Stockton, the second largest of the islands, has been selected as the unit incorporating most of the Apostle Islands' features. On the island's Presque Isle Point may be found many typical vegetative types. This includes the bog habitats with sundew, pitcher plant and other bog species. In drier locations, red pine copses along with stands of northern hard woods may be found. Second growth stands are typical of nearly the entire island group.
Sand beaches occur along portions of Stockton's south shore, particularly the east side of Presque Isle Point. These sand beaches average approximately 50 feet in width, terminating in a low barrier dune. Lake Superior's chilly waters discourage all but the hardiest from swimming; however, the beaches have a scenic appeal worthy of recognition.
PRESENT USE Because of its large deer herd, a situation currently true of nearly all the Apostles, hunting is one of the principal autumn activities. The decline of commercial fishing has resulted in the abandonment of several fishing operations on the island, leaving Stockton virtually uninhabited.
ANALYSIS By virtue of its island setting, Stockton offers a unique experience in many outdoor activities, such as camping and boating, not found on mainland areas. By the inclusion of representative features typical of the Apostle Islands, Stockton possesses recreation potential that should be recognized by public acquisition.
BAD RIVER MARSHES
LOCATION Behind the protection of Chequamegon Point lies the delta-like region of the Bad River and Kakagon River marshes. These wetlands are situated approximately 6 miles north. east of Ashland, Wisconsin and are accessible via U.S. Highway 2 and thence by boat into the interior of the marshes. This area, plus Long Island, involves approximately 11,000 acres north of U.S. Highway 12 and a shoreline of 25 miles.
DESCRIPTION The Bad River region in corporates two shoreline features rare not only to Wisconsin but Lake Superior as well. Of primary importance are the interior lands whose marshes have some of the greatest wildlife potential, particularly in terms of waterfowl, that remain unprotected on the Great Lakes. The second unusual feature is the sand beach fronting on Lake Superior, including Chequamegon Point's detached extension--Long Island.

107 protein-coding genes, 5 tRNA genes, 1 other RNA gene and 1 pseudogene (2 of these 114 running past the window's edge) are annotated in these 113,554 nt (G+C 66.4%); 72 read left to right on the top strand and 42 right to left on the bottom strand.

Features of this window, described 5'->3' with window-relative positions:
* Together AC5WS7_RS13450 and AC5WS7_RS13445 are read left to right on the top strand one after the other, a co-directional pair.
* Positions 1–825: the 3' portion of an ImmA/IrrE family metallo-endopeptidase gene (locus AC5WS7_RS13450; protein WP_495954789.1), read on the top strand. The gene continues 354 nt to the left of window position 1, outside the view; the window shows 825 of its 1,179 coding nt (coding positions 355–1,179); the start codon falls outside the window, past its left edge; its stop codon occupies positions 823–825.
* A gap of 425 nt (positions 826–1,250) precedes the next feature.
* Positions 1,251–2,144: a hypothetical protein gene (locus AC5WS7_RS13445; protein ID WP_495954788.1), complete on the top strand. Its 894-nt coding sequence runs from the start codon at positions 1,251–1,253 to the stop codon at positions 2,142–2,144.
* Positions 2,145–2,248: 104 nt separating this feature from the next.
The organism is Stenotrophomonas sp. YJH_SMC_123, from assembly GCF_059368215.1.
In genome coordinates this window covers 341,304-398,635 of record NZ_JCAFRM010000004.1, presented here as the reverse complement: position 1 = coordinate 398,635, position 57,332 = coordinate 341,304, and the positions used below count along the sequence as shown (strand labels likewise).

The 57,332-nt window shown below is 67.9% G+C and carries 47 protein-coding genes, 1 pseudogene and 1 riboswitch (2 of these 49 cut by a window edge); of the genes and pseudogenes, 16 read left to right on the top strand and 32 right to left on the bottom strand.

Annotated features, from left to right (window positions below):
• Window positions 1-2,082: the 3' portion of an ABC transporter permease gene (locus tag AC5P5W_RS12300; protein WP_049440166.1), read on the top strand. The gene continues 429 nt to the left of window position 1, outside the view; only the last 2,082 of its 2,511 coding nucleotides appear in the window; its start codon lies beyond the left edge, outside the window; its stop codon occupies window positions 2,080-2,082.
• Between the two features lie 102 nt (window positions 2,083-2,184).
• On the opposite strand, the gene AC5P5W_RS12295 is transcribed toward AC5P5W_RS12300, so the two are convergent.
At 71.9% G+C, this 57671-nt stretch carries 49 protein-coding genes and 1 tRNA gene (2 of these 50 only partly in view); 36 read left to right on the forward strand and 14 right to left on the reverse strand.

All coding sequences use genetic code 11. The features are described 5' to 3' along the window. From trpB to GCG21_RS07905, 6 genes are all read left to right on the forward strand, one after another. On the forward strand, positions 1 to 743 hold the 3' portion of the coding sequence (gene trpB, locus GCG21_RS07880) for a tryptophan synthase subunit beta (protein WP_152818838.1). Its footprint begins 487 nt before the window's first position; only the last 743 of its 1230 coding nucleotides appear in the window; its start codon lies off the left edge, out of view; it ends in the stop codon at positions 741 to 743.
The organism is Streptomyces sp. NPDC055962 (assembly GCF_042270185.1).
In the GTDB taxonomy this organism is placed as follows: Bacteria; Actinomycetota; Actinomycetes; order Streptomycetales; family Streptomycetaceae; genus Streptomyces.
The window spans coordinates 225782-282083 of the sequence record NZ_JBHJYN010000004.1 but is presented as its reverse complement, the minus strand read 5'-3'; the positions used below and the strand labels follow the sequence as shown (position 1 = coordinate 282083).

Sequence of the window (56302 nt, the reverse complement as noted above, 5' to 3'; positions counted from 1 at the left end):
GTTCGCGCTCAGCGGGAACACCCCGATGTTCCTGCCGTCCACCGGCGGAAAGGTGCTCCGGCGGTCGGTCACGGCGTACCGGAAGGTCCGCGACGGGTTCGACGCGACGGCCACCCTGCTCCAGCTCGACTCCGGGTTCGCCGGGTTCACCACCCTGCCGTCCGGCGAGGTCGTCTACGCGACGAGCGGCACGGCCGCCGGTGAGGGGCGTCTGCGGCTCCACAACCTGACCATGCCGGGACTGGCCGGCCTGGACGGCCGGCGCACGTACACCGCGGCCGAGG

The marsh flats are grown up mainly in wild rice but many other aquatic plants exist, including arrowhead, cattail and water lily. Tamarack bogs and alder thickets also occur, along with scattered sugar maple, basswood, ash and conifers on higher lands. In terms of wildlife, these marshes give evidence of supporting a varied fauna within a favorable northern habitat. Deer occur throughout the area's network of upland hummocks, while muskrat and, possibly, beaver inhabit the marshes. Walleye and great northern pike are popular game fishes of the water courses. Probably the greatest value the area has is to meet waterfowl needs for food, shelter and resting places during migration and breeding seasons.
Along the Lake Superior shore, sand beaches form an effective barrier between the marshes and the lake. These beaches, averaging 50 feet in width, are bolstered by a low barrier dune that has been stabilized by beach grasses.
PRESENT USE The marshlands lie within the boundaries of the Bad River Indian Reservation; however, the pattern of ownership is a checkerboard of Federal, State County, Indian and private lands. Conflicting property claims have arisen, leaving a clouded picture of land ownership. Hunting and fishing camps, some on floats, have been located in the area while the marshlands are also the scene of annual wild rice harvests in the autumn by Indians from the Bad River Reservation.
ANALYSIS Because of the marshes' conservation values, this region should receive further study to determine its national significance in order to formulate a plan for preservation and management of the wildlife and recreation values for future public use.
Last Updated: 27-Jun-2007